After a Fashion
Your Style Avatar from hospital gurney to Angie Dickinson's feet – all in a week
Well, it's been a head-spinning few weeks for Your Style Avatar. Just as all things South by Southwest were careening toward opening day, suddenly I didn't feel so well. I spent the next 2½ weeks hospitalized. I made a point throughout all the discomfort to absolutely charm the nurses. This little ploy yielded faaabulous results, with nurses lining up to assist me with any ol' thing. I did not employ any tricks or manipulation. It's a simple law of any service industry that those who are serving you respond very well to being treated well. Not so complicated. And those high-powered drugs in the hospital? Whew. Blew me away. Having been retching and vomiting every 20 minutes for well over 24 hours, I was only a shadow of myself when I entered the ER, seemingly permanently doubled over in pain. Within moments, I was ensconced in a hospital bed with an IV hooked up to me. The nurse announced that first she would administer anti-nausea medication, followed by a painkiller. The anti-nausea medication was miraculous. As soon as that cold, clear liquid entered my veins, the nausea abated, and I lay there thinking to myself, "Oh my god, this is such a relief."
Then the nurse administered the painkiller Dilaudid. My face grew warm, and I exhaled a chemical taste and then ... then ... complete calmness and submission. At one point I was hallucinating that the KKK (Kim Kardashian Klan) and all their entourage were cleaning my apartment. Except it was my old apartment in Seattle that had miraculously been renovated and relocated to New York. Of course, Kim herself was there, basically ordering people around and being rude to her family just like she does on TV. I remember developing a strangely close bond with Khloe Kardashian. (You know, the fat, Sasquatch-looking one who might not share the same parentage as her sisters?) She turned out to be pretty cool, but then my reverie was shattered by the alarm on the IV system screeching at me. I screeched back and the nurses came running.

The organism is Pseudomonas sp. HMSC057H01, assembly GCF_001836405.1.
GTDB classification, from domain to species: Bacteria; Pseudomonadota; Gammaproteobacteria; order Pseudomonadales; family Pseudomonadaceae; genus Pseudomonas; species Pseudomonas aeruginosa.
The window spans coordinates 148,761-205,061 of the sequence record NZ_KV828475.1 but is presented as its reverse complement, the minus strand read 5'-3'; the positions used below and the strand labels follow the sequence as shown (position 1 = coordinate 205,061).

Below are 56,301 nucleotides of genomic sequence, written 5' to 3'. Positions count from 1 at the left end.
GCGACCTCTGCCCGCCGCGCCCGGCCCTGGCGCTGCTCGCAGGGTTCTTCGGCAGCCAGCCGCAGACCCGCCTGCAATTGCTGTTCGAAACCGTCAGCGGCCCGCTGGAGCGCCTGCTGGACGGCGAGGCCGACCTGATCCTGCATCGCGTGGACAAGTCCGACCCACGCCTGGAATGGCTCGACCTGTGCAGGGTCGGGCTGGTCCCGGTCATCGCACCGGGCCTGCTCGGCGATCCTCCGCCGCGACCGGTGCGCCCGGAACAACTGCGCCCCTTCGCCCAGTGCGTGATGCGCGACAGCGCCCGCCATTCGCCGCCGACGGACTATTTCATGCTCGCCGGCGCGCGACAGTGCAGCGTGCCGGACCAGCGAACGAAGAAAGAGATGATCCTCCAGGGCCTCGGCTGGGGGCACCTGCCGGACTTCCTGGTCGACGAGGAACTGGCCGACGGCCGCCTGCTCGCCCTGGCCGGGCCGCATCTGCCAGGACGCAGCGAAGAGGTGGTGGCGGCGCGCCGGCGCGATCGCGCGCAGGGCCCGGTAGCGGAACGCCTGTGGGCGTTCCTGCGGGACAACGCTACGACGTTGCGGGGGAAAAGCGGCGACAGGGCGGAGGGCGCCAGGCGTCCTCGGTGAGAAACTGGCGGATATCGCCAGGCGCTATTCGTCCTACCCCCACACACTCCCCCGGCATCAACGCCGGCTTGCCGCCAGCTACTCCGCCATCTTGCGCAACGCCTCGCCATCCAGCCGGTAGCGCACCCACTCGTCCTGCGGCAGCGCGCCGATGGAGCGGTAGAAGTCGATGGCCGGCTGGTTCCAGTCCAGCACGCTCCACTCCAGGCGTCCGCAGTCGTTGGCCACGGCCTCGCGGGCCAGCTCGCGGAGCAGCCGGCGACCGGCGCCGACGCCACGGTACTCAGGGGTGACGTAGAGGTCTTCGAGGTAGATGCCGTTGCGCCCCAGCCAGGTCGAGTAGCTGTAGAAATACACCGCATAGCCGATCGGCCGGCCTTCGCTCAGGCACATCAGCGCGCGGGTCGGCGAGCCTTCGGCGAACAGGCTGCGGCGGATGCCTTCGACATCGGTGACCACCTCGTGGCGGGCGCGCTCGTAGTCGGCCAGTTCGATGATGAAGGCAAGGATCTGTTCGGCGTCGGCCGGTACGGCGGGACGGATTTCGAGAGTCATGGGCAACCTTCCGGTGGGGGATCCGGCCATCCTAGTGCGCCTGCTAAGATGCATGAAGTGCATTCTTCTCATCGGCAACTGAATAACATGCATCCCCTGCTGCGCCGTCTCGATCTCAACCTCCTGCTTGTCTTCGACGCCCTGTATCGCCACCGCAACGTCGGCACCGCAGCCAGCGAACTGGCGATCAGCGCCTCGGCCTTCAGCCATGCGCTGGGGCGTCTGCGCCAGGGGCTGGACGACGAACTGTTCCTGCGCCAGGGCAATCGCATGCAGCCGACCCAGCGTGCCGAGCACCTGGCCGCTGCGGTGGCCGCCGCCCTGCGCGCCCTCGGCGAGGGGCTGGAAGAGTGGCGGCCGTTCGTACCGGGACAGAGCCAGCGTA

I also have to say that nursing is an incredibly difficult job, with understaffing, constant changes in technology and protocol, and having to deal with sick, cranky patients. I applaud all nurses for their hard work and good hearts. Here's to you, nurses; thanks for everything. You made a deeply unpleasant situation so much less difficult. I was finally released from the hospital only two days before Texas Film Hall of Fame Awards (a must-attend for me for well over a decade). Exhausted and drained (hospitals are no place to rest, regardless of all those celebrities you hear about who check in for "exhaustion"), I slept hard for two days. The next day was Thursday, the day of TFHOH, and it was critical that I pull myself together and plan a showstopping outfit. I looked at myself in the mirror and was thoroughly uninspired. The weather was warm, but about to change. I debated long and hard about wearing my black-and-white Cruella fur coat, but was reticent because I had worn it so many times this winter, and it was 70 degrees outside. Too warm – ha ha ha. After I put the coat on, the temperature plunged 20 degrees and continued to drop. The coat, though I've been photographed in it many times, was the perfect dressed-to-thrill accessory for Texas Film. We arrived in a crush at the Moody. It was a bit jammed at the entry way and there were a few hitches during the evening, but for their entire existence, the Austin Film Society has held TFHOF at the old airport, which was cool because it was an actual movie set at the film studio. So, to me, any hitches were due to the change in venue.
The show is now so different from its beginnings that I did not contribute film research this year as I have for the last 11. But miss the event? Never. Especially because Angie Dickinson was there inducting the movie Rio Bravo. I had to meet Angie Dickinson, an actress whose lengthy career has kept me enthralled. When I was introduced to her at her table, I knelt down on my knees and bowed all the way to the floor in her honor. She chuckled and said, "My, aren't you the most glamorous thing here!" "Oh no, Angie, you are the glamour gal here tonight, and everything I know about glamour I learned from you." She said something about me being too young to know. Flatteringly incorrect, I told her, "Oh no, Angie. I'm waaay old, too." Fortunately she laughed, and it was the highlight of my evening. Now I can rest again for a few days.